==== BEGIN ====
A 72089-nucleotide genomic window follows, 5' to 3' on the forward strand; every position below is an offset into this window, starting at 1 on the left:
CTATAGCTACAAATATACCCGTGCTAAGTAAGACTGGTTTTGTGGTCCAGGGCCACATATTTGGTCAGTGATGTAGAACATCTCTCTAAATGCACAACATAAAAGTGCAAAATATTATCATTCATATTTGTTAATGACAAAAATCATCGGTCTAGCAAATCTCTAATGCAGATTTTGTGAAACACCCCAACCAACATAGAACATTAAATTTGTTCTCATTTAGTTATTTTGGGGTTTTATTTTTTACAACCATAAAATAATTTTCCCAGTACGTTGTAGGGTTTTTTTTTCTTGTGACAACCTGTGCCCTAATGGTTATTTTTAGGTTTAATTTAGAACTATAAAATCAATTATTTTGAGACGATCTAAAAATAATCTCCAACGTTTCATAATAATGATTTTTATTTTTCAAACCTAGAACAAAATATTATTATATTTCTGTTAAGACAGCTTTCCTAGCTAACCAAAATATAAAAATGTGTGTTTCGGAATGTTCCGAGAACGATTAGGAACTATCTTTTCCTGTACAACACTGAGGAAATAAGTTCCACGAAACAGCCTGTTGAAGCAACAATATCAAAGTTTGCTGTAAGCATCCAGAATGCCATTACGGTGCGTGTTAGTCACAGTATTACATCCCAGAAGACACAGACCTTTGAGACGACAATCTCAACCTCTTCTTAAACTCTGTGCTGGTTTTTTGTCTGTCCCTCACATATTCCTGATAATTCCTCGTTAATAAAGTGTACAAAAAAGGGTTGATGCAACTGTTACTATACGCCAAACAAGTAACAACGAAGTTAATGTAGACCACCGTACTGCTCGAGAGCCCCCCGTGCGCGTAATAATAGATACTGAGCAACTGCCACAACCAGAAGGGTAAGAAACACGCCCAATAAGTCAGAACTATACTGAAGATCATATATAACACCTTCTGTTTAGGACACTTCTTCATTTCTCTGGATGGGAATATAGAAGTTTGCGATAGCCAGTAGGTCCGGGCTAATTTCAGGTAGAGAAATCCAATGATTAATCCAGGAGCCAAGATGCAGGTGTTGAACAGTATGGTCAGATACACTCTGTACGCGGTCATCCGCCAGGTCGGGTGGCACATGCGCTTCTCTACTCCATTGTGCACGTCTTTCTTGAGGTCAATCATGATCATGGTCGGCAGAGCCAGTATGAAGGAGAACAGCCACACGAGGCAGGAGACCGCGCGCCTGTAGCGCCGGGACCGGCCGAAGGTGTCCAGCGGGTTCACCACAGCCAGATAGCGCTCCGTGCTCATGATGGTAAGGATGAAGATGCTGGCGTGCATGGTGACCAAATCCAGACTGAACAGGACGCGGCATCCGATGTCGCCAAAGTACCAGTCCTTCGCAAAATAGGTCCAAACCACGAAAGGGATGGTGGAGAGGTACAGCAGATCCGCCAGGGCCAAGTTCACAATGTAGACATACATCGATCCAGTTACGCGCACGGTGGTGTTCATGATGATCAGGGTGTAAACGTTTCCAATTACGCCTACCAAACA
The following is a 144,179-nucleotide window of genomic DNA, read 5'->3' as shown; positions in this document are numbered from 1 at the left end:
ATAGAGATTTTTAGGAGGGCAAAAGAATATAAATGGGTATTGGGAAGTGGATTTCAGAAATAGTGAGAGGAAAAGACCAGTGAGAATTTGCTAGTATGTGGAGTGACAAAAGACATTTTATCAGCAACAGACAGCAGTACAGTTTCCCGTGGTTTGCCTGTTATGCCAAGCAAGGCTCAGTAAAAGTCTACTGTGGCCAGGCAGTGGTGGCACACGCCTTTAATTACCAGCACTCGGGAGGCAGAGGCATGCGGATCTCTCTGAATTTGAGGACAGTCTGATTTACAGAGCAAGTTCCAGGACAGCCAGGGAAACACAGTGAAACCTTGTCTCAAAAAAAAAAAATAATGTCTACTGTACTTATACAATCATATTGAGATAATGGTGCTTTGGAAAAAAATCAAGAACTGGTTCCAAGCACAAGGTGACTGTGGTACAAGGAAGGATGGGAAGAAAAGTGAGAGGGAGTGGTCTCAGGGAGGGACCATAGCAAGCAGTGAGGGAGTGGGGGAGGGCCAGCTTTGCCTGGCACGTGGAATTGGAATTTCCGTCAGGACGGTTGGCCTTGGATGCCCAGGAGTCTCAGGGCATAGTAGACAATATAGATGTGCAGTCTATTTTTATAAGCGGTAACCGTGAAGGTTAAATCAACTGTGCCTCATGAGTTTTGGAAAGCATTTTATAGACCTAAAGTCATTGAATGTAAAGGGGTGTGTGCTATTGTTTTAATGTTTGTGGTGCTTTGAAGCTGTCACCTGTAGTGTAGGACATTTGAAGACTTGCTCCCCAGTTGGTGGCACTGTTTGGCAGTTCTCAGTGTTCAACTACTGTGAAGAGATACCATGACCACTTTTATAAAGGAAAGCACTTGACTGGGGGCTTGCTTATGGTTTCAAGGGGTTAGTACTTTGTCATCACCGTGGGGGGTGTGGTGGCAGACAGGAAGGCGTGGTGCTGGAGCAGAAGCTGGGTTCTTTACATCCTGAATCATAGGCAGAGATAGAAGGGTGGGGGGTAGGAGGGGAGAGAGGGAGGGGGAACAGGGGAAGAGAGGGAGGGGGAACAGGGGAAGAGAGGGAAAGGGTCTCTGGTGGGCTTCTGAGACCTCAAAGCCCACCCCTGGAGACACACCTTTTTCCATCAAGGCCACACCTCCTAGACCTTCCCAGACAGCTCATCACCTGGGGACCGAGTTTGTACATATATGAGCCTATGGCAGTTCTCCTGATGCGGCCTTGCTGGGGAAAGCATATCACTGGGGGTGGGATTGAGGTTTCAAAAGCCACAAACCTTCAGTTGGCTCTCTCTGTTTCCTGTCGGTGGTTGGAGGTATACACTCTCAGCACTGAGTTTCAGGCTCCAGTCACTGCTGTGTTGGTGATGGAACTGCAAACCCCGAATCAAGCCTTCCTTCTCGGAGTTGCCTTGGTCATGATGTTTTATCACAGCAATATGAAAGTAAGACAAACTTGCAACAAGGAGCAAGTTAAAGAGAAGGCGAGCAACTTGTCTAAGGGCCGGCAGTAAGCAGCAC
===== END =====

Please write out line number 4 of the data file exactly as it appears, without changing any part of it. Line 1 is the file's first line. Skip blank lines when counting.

ATAGAGATTTTTAGGAGGGCAAAAGAATATAAATGGGTATTGGGAAGTGGATTTCAGAAATAGTGAGAGGAAAAGACCAGTGAGAATTTGCTAGTATGTGGAGTGACAAAAGACATTTTATCAGCAACAGACAGCAGTACAGTTTCCCGTGGTTTGCCTGTTATGCCAAGCAAGGCTCAGTAAAAGTCTACTGTGGCCAGGCAGTGGTGGCACACGCCTTTAATTACCAGCACTCGGGAGGCAGAGGCATGCGGATCTCTCTGAATTTGAGGACAGTCTGATTTACAGAGCAAGTTCCAGGACAGCCAGGGAAACACAGTGAAACCTTGTCTCAAAAAAAAAAAATAATGTCTACTGTACTTATACAATCATATTGAGATAATGGTGCTTTGGAAAAAAATCAAGAACTGGTTCCAAGCACAAGGTGACTGTGGTACAAGGAAGGATGGGAAGAAAAGTGAGAGGGAGTGGTCTCAGGGAGGGACCATAGCAAGCAGTGAGGGAGTGGGGGAGGGCCAGCTTTGCCTGGCACGTGGAATTGGAATTTCCGTCAGGACGGTTGGCCTTGGATGCCCAGGAGTCTCAGGGCATAGTAGACAATATAGATGTGCAGTCTATTTTTATAAGCGGTAACCGTGAAGGTTAAATCAACTGTGCCTCATGAGTTTTGGAAAGCATTTTATAGACCTAAAGTCATTGAATGTAAAGGGGTGTGTGCTATTGTTTTAATGTTTGTGGTGCTTTGAAGCTGTCACCTGTAGTGTAGGACATTTGAAGACTTGCTCCCCAGTTGGTGGCACTGTTTGGCAGTTCTCAGTGTTCAACTACTGTGAAGAGATACCATGACCACTTTTATAAAGGAAAGCACTTGACTGGGGGCTTGCTTATGGTTTCAAGGGGTTAGTACTTTGTCATCACCGTGGGGGGTGTGGTGGCAGACAGGAAGGCGTGGTGCTGGAGCAGAAGCTGGGTTCTTTACATCCTGAATCATAGGCAGAGATAGAAGGGTGGGGGGTAGGAGGGGAGAGAGGGAGGGGGAACAGGGGAAGAGAGGGAGGGGGAACAGGGGAAGAGAGGGAAAGGGTCTCTGGTGGGCTTCTGAGACCTCAAAGCCCACCCCTGGAGACACACCTTTTTCCATCAAGGCCACACCTCCTAGACCTTCCCAGACAGCTCATCACCTGGGGACCGAGTTTGTACATATATGAGCCTATGGCAGTTCTCCTGATGCGGCCTTGCTGGGGAAAGCATATCACTGGGGGTGGGATTGAGGTTTCAAAAGCCACAAACCTTCAGTTGGCTCTCTCTGTTTCCTGTCGGTGGTTGGAGGTATACACTCTCAGCACTGAGTTTCAGGCTCCAGTCACTGCTGTGTTGGTGATGGAACTGCAAACCCCGAATCAAGCCTTCCTTCTCGGAGTTGCCTTGGTCATGATGTTTTATCACAGCAATATGAAAGTAAGACAAACTTGCAACAAGGAGCAAGTTAAAGAGAAGGCGAGCAACTTGTCTAAGGGCCGGCAGTAAGCAGCAC